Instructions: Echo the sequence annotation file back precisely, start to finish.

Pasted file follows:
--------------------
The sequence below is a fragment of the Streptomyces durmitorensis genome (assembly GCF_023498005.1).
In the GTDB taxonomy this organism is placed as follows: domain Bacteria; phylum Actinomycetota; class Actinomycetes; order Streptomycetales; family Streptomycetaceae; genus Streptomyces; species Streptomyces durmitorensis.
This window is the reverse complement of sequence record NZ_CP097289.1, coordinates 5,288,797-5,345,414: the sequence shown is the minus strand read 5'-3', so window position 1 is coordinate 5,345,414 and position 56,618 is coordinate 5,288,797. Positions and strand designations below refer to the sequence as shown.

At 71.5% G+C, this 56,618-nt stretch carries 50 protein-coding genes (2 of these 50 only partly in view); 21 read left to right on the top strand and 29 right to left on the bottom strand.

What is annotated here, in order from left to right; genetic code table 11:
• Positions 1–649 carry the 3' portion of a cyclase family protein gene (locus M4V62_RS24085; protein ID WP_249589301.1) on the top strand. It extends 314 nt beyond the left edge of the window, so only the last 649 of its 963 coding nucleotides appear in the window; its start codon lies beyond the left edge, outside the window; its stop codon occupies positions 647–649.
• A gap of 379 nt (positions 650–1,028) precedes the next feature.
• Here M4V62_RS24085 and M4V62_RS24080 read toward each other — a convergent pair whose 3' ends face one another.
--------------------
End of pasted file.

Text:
The sequence below is a fragment of the Streptomyces durmitorensis genome (assembly GCF_023498005.1).
In the GTDB taxonomy this organism is placed as follows: domain Bacteria; phylum Actinomycetota; class Actinomycetes; order Streptomycetales; family Streptomycetaceae; genus Streptomyces; species Streptomyces durmitorensis.
This window is the reverse complement of sequence record NZ_CP097289.1, coordinates 5,288,797-5,345,414: the sequence shown is the minus strand read 5'-3', so window position 1 is coordinate 5,345,414 and position 56,618 is coordinate 5,288,797. Positions and strand designations below refer to the sequence as shown.

At 71.5% G+C, this 56,618-nt stretch carries 50 protein-coding genes (2 of these 50 only partly in view); 21 read left to right on the top strand and 29 right to left on the bottom strand.

What is annotated here, in order from left to right; genetic code table 11:
• Positions 1–649 carry the 3' portion of a cyclase family protein gene (locus M4V62_RS24085; protein ID WP_249589301.1) on the top strand. It extends 314 nt beyond the left edge of the window, so only the last 649 of its 963 coding nucleotides appear in the window; its start codon lies beyond the left edge, outside the window; its stop codon occupies positions 647–649.
• A gap of 379 nt (positions 650–1,028) precedes the next feature.
• Here M4V62_RS24085 and M4V62_RS24080 read toward each other — a convergent pair whose 3' ends face one another.